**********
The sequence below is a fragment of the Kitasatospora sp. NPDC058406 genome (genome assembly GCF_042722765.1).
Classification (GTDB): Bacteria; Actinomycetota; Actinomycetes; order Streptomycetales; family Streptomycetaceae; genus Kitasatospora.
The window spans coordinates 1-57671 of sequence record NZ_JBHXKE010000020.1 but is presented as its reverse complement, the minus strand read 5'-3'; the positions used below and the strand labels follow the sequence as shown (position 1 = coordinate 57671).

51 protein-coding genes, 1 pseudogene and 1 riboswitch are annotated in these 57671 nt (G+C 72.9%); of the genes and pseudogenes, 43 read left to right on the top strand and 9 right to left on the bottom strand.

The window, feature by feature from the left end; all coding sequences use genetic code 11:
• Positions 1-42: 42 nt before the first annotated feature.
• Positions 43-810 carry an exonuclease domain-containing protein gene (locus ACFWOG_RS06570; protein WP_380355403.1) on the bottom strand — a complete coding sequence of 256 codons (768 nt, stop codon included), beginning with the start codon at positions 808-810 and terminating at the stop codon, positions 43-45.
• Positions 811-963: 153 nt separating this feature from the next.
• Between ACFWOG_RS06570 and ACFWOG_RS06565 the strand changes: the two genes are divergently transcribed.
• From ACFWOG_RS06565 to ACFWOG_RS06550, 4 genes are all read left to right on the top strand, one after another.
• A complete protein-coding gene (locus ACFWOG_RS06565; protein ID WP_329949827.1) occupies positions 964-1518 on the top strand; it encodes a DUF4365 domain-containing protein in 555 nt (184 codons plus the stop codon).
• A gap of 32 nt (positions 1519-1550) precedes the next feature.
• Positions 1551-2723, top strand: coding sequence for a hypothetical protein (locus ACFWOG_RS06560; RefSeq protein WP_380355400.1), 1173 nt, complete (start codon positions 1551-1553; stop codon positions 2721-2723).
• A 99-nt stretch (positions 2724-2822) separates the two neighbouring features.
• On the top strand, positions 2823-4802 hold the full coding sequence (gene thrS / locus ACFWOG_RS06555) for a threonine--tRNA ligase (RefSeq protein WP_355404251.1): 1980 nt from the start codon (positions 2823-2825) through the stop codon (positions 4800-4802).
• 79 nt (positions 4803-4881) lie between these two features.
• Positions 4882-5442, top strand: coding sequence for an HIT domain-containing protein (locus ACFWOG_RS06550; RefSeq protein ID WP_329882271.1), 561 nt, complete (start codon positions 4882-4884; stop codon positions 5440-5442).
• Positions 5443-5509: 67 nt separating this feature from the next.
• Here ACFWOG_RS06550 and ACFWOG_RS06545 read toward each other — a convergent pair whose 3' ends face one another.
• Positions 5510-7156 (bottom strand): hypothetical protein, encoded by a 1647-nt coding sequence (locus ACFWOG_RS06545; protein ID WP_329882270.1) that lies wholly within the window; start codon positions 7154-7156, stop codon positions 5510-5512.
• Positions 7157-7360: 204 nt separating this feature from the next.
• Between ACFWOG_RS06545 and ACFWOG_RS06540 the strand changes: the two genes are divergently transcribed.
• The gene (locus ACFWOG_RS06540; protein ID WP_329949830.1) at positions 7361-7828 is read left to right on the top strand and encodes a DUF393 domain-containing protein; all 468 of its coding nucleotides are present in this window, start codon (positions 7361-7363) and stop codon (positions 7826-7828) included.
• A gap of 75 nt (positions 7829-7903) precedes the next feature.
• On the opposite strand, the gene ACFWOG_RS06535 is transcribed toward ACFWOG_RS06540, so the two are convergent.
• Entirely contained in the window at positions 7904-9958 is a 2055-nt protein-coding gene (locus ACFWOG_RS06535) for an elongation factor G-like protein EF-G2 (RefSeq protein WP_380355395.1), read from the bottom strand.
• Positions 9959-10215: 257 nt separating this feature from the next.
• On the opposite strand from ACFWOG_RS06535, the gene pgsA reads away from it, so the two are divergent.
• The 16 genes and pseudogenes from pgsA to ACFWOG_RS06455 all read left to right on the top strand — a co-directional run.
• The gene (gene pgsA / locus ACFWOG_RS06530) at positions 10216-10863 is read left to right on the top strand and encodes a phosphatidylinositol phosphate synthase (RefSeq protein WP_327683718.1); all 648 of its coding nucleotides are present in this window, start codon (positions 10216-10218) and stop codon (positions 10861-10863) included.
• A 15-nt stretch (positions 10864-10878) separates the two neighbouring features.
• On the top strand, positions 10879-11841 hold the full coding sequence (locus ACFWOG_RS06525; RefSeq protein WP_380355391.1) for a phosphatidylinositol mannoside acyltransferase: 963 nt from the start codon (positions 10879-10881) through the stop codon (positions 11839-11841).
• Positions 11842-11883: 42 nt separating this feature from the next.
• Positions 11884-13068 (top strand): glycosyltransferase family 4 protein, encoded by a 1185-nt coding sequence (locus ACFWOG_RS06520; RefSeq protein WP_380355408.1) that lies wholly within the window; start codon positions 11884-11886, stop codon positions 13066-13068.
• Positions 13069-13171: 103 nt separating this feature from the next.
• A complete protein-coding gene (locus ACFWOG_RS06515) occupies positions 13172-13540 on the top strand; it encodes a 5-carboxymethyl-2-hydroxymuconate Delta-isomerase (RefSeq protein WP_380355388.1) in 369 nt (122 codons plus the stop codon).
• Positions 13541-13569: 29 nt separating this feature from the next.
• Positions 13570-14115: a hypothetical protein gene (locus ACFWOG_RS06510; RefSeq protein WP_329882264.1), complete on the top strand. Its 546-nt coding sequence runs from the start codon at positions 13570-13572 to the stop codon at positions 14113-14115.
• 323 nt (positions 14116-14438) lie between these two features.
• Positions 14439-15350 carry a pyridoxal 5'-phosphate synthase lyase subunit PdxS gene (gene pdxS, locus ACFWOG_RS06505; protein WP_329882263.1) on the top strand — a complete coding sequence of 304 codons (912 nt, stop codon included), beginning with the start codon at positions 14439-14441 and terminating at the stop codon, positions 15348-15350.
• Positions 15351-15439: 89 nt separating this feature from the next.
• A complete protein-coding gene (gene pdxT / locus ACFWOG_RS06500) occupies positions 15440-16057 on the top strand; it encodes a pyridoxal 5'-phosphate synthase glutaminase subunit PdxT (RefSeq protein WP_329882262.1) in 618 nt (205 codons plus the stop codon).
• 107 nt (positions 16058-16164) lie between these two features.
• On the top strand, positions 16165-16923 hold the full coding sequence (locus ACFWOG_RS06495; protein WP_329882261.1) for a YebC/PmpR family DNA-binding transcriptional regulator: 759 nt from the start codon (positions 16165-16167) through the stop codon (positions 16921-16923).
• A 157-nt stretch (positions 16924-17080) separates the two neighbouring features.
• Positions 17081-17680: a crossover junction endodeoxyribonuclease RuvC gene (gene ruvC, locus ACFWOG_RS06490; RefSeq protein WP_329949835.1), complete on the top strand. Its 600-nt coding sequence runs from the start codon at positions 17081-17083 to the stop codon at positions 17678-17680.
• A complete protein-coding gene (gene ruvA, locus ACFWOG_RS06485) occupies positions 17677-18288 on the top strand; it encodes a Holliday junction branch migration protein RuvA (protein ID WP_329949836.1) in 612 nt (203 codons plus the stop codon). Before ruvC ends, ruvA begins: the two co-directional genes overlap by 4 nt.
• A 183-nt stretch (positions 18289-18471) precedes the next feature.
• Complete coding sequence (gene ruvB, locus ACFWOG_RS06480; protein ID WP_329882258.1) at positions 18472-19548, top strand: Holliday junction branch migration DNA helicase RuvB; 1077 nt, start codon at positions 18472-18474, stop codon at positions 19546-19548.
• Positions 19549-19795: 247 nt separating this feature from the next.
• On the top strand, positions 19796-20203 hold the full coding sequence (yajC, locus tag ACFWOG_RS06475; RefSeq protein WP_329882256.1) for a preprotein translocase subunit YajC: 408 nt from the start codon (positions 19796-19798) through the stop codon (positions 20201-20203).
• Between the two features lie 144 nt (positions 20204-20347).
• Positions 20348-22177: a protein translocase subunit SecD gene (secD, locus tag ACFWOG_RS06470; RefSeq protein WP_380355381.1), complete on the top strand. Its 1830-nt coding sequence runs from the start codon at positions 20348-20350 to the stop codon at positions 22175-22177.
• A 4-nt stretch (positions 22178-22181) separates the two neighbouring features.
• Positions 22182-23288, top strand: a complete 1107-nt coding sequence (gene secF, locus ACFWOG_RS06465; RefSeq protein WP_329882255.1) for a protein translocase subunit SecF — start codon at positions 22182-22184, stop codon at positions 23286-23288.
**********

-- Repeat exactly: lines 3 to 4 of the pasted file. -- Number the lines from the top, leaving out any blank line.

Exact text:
The window spans coordinates 1-57671 of sequence record NZ_JBHXKE010000020.1 but is presented as its reverse complement, the minus strand read 5'-3'; the positions used below and the strand labels follow the sequence as shown (position 1 = coordinate 57671).

51 protein-coding genes, 1 pseudogene and 1 riboswitch are annotated in these 57671 nt (G+C 72.9%); of the genes and pseudogenes, 43 read left to right on the top strand and 9 right to left on the bottom strand.